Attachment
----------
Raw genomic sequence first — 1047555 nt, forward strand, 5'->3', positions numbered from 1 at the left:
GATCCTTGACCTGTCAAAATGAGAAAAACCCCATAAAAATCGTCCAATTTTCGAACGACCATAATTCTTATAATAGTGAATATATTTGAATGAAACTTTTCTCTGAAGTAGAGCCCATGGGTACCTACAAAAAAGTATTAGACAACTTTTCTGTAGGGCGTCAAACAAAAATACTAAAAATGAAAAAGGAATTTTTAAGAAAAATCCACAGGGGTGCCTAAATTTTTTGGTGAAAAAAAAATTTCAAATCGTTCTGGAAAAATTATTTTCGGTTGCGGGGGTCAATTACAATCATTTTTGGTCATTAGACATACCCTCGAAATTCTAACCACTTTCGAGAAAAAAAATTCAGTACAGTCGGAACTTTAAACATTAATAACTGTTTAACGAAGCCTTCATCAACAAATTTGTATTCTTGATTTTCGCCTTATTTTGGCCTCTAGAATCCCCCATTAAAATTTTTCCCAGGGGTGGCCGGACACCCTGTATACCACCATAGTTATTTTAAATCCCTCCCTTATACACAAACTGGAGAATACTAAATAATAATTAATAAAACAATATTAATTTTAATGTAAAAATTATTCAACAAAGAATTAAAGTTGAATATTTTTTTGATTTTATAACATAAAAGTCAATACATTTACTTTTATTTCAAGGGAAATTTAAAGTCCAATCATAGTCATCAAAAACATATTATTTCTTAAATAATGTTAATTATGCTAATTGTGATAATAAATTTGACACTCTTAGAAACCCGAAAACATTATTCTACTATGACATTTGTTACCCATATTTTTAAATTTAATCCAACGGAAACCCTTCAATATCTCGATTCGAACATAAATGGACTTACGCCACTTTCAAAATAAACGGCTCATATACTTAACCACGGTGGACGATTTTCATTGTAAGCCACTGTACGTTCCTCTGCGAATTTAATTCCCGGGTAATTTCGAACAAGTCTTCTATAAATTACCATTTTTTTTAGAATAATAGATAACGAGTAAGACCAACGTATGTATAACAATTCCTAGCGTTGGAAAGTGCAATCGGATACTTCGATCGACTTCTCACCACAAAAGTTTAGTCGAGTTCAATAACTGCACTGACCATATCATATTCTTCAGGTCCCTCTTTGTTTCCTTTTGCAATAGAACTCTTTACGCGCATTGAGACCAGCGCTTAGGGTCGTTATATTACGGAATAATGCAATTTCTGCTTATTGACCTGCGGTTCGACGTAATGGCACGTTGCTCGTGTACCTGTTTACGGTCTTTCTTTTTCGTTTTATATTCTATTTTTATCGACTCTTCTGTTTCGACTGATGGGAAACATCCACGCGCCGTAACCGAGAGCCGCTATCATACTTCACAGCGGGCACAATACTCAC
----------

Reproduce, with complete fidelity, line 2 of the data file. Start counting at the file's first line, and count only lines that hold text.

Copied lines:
GATCCTTGACCTGTCAAAATGAGAAAAACCCCATAAAAATCGTCCAATTTTCGAACGACCATAATTCTTATAATAGTGAATATATTTGAATGAAACTTTTCTCTGAAGTAGAGCCCATGGGTACCTACAAAAAAGTATTAGACAACTTTTCTGTAGGGCGTCAAACAAAAATACTAAAAATGAAAAAGGAATTTTTAAGAAAAATCCACAGGGGTGCCTAAATTTTTTGGTGAAAAAAAAATTTCAAATCGTTCTGGAAAAATTATTTTCGGTTGCGGGGGTCAATTACAATCATTTTTGGTCATTAGACATACCCTCGAAATTCTAACCACTTTCGAGAAAAAAAATTCAGTACAGTCGGAACTTTAAACATTAATAACTGTTTAACGAAGCCTTCATCAACAAATTTGTATTCTTGATTTTCGCCTTATTTTGGCCTCTAGAATCCCCCATTAAAATTTTTCCCAGGGGTGGCCGGACACCCTGTATACCACCATAGTTATTTTAAATCCCTCCCTTATACACAAACTGGAGAATACTAAATAATAATTAATAAAACAATATTAATTTTAATGTAAAAATTATTCAACAAAGAATTAAAGTTGAATATTTTTTTGATTTTATAACATAAAAGTCAATACATTTACTTTTATTTCAAGGGAAATTTAAAGTCCAATCATAGTCATCAAAAACATATTATTTCTTAAATAATGTTAATTATGCTAATTGTGATAATAAATTTGACACTCTTAGAAACCCGAAAACATTATTCTACTATGACATTTGTTACCCATATTTTTAAATTTAATCCAACGGAAACCCTTCAATATCTCGATTCGAACATAAATGGACTTACGCCACTTTCAAAATAAACGGCTCATATACTTAACCACGGTGGACGATTTTCATTGTAAGCCACTGTACGTTCCTCTGCGAATTTAATTCCCGGGTAATTTCGAACAAGTCTTCTATAAATTACCATTTTTTTTAGAATAATAGATAACGAGTAAGACCAACGTATGTATAACAATTCCTAGCGTTGGAAAGTGCAATCGGATACTTCGATCGACTTCTCACCACAAAAGTTTAGTCGAGTTCAATAACTGCACTGACCATATCATATTCTTCAGGTCCCTCTTTGTTTCCTTTTGCAATAGAACTCTTTACGCGCATTGAGACCAGCGCTTAGGGTCGTTATATTACGGAATAATGCAATTTCTGCTTATTGACCTGCGGTTCGACGTAATGGCACGTTGCTCGTGTACCTGTTTACGGTCTTTCTTTTTCGTTTTATATTCTATTTTTATCGACTCTTCTGTTTCGACTGATGGGAAACATCCACGCGCCGTAACCGAGAGCCGCTATCATACTTCACAGCGGGCACAATACTCAC